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Let $G$ be a connected Lie group. If the Lie algebra $\mathfrak{g}$ is commutative, is the exponential mapping surjective? If not, do we at least have that $G$ is abelian? Any counter-examples as I have not been able to think of one. Thank you in advance!

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If you assume that it's compact, then it is true. This is a standard theorem. It's non-surjective, and $G$ is not abelian, in the case $G=\text{SL}_2(\mathbb{R})$. –  Alex Youcis Mar 4 at 9:15
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But, $\mathrm{sl}_2 (\Bbb{R})$ is not trivial right? –  Singhal Mar 4 at 12:52

3 Answers 3

up vote 2 down vote accepted
+50

Another solution without using the universal cover is as follows If $X,Y$ are two vector fields then $[X,Y]=0$ is equivalent to $\phi_t \circ \psi_s=\psi_s\circ\phi_t $ where $\phi,\psi$ are the flows of $X,Y$. So if the lie algebra of $G$ is commutative that means $\exp(tX)$ commutes with $\exp(sY)$ for all $s,t\in\mathbb R$ and $X,Y\in g$. Since $G$ is connected that implies that the subgroup generated by any open set containing the identity is equal to $G$ and since $\exp$ is a local diffeomorphism at $e$. It follows that there is an open set containing the identity such that any two elements of it commute but then the elements in the subgroup generated by it would also commute hence $G$ is abelian. To show that $\exp$ is surjective first show that it is a group homomorphism (using the fact that $G$ is abelian) and so its image is a subgroup of $G$ containing a neighborhood of the identity (by being a local diffeomorphism at $e$) hence it is equal to $G$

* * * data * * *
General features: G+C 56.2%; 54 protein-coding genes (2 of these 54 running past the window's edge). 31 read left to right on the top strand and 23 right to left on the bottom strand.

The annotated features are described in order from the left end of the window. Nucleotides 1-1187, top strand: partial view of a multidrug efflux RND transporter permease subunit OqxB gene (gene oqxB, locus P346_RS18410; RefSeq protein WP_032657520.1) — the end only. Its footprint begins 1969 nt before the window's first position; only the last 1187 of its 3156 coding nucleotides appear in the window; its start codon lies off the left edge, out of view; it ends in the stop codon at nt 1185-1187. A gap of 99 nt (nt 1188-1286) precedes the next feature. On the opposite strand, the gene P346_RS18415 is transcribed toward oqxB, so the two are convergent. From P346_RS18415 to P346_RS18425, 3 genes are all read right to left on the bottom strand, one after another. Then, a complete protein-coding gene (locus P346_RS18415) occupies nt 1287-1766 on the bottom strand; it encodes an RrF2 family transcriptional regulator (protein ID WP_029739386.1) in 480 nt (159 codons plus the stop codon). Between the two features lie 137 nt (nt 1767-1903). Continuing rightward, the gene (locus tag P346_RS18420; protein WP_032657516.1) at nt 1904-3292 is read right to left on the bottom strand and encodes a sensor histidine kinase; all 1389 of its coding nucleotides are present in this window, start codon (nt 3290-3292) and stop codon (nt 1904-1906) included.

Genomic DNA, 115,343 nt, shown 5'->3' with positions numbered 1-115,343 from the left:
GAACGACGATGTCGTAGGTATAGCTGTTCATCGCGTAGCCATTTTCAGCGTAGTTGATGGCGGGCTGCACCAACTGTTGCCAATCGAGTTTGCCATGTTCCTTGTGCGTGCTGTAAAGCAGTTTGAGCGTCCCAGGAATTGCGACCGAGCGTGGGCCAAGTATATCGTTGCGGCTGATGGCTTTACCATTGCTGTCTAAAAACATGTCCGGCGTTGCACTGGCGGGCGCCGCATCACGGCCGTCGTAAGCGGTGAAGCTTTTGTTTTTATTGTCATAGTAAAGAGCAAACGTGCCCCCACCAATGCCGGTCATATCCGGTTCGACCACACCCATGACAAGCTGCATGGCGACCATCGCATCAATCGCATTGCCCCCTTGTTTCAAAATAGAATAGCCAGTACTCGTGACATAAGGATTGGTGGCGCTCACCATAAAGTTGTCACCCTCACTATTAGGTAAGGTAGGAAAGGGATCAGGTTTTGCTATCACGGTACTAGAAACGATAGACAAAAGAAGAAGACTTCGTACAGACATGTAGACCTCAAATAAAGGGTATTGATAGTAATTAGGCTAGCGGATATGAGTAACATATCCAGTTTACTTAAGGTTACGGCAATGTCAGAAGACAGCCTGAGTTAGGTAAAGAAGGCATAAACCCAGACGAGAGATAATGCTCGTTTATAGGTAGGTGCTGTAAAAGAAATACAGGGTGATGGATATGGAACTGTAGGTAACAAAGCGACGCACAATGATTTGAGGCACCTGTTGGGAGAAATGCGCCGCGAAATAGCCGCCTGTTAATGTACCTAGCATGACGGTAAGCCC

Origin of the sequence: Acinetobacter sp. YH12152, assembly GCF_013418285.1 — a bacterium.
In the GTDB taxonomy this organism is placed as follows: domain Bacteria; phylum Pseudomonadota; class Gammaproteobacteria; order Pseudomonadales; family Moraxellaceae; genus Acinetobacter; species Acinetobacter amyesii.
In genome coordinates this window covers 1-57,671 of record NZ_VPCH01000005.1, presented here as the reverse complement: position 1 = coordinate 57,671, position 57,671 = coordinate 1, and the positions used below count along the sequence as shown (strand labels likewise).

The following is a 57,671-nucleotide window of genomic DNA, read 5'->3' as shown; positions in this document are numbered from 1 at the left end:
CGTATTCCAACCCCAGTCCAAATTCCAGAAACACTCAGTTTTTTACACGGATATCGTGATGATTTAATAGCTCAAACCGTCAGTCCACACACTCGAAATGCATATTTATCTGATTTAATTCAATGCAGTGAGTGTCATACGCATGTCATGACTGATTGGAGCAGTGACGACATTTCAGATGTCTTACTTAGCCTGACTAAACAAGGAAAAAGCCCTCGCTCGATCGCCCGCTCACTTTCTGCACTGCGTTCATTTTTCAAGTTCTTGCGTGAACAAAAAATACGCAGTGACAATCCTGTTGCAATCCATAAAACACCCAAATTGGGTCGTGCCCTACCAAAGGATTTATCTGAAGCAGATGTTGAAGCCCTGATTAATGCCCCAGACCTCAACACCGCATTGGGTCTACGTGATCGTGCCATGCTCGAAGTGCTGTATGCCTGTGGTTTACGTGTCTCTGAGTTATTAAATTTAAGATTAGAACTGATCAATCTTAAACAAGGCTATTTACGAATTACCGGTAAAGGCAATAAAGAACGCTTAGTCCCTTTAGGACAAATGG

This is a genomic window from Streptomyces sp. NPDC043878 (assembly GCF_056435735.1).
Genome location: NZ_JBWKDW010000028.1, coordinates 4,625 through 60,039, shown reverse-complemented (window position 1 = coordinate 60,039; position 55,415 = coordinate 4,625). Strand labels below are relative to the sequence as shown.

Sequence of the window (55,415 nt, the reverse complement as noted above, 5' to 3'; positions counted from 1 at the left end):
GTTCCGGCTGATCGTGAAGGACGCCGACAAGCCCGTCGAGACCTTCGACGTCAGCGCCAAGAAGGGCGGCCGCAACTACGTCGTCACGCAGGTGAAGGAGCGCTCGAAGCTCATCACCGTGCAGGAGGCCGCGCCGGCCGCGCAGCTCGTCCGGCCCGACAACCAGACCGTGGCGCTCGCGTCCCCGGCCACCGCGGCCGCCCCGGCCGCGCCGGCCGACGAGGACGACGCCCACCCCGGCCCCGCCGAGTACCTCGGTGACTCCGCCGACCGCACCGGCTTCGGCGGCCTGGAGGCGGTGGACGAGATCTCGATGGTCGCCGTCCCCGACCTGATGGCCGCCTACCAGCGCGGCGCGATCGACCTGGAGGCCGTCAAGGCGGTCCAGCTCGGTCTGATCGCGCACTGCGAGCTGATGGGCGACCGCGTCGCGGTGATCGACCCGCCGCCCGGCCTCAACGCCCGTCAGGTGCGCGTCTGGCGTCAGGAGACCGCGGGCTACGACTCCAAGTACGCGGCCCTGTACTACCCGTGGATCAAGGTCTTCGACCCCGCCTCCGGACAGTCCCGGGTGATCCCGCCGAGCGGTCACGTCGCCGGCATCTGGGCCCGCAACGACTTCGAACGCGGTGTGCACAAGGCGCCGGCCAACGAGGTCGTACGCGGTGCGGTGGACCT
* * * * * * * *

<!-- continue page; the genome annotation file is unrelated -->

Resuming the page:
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First of all, if $G$ is a connected Lie group with the universal cover $p: \tilde G\to G$ and Lie algebra ${\mathfrak g}$, then exponential maps for $G$ and $\tilde G$ commute with the covering map $p$. Therefore, if $\exp: {\mathfrak g}\to \tilde G$ is surjective, so is $\exp: {\mathfrak g}\to G$. Therefore, for your question it suffices to consider the case of simply-connected Lie groups. Such Lie groups are uniquely determined by their Lie algebras. The key now is the assumption that ${\mathfrak g}$ is commutative, i.e., isomorphic to ${\mathbb R}^n$ with zero Lie bracket. (I am assuming you are working with real Lie algebras, the complex case is analogous.) For this Lie algebra and the associated Lie group $\tilde G= ({\mathbb R}_+)^n$ (with multiplicative binary operation) the exponential map is clearly surjective. qed

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For commutative Lie group $G$, there exist a bi-invariant Riemannian metric on $G$, so it is Riemannian symmetric space. Thus, it is complete. By hopf-Rinow theorem, we know exponential map is surjective.

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